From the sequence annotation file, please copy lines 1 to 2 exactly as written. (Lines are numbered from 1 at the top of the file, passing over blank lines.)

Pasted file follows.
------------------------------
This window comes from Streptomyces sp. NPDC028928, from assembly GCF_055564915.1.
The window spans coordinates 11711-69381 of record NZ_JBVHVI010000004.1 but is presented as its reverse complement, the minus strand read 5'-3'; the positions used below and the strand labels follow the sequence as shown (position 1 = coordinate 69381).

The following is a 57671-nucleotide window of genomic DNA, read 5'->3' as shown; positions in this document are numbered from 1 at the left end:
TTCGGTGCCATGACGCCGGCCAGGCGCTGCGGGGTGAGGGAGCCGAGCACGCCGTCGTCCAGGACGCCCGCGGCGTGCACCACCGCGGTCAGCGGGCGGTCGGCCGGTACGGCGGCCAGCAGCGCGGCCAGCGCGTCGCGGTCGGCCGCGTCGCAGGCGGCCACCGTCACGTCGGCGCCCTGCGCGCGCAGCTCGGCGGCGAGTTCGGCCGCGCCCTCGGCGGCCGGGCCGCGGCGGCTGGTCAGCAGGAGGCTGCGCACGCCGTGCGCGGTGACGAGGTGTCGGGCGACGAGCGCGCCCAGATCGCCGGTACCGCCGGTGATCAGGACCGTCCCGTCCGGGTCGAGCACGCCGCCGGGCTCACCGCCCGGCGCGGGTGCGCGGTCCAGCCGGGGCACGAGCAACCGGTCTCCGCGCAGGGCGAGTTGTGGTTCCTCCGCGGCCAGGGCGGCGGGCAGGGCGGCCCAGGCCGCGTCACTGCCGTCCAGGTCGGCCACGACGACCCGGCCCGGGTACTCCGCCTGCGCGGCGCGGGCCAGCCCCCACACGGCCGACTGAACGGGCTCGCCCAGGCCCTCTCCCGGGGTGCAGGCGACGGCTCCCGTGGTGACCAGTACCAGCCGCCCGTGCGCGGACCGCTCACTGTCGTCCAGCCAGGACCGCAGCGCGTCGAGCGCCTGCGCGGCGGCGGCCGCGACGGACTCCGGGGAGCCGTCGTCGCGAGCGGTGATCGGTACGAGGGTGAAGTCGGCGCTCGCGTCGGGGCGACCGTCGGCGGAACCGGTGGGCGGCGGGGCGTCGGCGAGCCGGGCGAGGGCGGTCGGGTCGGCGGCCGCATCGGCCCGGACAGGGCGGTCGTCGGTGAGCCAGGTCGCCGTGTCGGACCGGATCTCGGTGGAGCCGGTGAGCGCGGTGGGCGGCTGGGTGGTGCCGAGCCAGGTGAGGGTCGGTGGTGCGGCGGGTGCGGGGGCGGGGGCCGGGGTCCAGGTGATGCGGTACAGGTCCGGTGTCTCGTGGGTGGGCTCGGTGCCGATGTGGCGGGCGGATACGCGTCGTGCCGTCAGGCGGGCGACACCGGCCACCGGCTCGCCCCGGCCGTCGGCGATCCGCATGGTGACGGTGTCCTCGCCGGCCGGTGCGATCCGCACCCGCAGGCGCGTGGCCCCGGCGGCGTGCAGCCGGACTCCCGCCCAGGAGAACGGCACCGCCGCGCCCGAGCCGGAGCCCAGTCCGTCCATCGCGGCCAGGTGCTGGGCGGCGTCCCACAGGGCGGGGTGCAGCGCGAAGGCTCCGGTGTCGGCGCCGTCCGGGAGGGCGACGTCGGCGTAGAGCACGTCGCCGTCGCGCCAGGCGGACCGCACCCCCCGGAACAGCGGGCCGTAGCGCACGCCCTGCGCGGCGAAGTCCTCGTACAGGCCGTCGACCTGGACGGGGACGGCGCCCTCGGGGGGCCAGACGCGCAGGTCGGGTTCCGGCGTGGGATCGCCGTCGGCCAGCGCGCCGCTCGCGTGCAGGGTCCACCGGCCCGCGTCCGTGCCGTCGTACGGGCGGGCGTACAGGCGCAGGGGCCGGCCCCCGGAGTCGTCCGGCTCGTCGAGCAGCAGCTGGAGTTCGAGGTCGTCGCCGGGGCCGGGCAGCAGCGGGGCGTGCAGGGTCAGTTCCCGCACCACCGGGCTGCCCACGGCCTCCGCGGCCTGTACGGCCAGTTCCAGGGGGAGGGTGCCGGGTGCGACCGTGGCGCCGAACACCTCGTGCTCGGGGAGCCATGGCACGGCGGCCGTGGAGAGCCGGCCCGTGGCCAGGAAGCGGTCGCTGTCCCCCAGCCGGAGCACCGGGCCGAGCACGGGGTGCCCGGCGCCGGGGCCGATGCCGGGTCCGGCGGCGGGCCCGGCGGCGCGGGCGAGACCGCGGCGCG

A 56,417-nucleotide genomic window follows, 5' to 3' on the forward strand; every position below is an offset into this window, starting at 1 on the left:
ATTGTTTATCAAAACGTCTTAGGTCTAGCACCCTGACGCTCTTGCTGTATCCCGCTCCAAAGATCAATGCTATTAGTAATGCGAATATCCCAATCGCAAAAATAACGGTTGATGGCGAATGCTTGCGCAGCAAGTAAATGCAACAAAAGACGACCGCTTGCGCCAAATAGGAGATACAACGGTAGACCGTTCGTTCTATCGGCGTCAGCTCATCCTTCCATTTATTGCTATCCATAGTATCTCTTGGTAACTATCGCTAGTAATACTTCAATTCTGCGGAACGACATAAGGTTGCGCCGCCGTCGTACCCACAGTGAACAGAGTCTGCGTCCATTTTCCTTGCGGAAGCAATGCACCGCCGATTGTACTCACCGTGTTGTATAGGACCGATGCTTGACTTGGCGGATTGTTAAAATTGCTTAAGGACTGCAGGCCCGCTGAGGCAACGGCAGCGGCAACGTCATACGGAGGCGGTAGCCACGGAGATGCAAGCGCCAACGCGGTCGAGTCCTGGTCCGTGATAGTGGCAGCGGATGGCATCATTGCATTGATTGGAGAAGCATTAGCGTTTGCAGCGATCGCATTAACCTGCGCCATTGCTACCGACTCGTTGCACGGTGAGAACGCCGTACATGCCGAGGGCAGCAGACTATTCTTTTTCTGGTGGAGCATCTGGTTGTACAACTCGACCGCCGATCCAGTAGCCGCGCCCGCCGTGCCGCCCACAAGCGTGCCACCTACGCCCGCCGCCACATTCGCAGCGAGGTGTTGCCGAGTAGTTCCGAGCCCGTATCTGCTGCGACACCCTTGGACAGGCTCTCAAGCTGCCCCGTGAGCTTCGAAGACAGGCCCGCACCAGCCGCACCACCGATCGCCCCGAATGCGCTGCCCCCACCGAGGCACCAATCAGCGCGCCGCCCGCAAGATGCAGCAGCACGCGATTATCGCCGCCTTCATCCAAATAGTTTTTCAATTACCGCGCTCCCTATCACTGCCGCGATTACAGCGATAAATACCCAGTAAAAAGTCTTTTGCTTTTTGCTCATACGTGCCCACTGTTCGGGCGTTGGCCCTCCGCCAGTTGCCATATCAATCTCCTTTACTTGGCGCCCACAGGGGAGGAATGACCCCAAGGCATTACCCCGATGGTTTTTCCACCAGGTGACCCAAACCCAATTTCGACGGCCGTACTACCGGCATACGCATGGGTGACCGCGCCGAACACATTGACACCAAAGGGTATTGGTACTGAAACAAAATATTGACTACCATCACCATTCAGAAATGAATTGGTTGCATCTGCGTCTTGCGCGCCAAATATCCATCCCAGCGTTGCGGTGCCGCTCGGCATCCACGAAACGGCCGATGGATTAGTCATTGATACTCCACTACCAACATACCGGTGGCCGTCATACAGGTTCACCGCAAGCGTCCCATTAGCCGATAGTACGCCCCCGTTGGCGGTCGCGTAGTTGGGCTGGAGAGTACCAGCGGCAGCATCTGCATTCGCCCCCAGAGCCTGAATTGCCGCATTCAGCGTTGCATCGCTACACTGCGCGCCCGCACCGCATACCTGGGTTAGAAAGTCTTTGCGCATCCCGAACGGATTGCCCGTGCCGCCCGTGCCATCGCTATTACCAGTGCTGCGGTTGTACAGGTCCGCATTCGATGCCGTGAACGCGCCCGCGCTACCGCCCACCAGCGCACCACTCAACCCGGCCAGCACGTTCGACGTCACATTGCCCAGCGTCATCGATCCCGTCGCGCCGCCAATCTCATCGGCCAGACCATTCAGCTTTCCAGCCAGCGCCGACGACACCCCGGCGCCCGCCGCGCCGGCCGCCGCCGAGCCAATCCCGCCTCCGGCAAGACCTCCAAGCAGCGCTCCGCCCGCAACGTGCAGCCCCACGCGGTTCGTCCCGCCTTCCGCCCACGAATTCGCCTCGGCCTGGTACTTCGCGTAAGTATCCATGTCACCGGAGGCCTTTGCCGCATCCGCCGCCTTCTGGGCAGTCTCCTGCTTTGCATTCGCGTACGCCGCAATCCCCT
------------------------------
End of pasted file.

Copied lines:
This window comes from Streptomyces sp. NPDC028928, from assembly GCF_055564915.1.
The window spans coordinates 11711-69381 of record NZ_JBVHVI010000004.1 but is presented as its reverse complement, the minus strand read 5'-3'; the positions used below and the strand labels follow the sequence as shown (position 1 = coordinate 69381).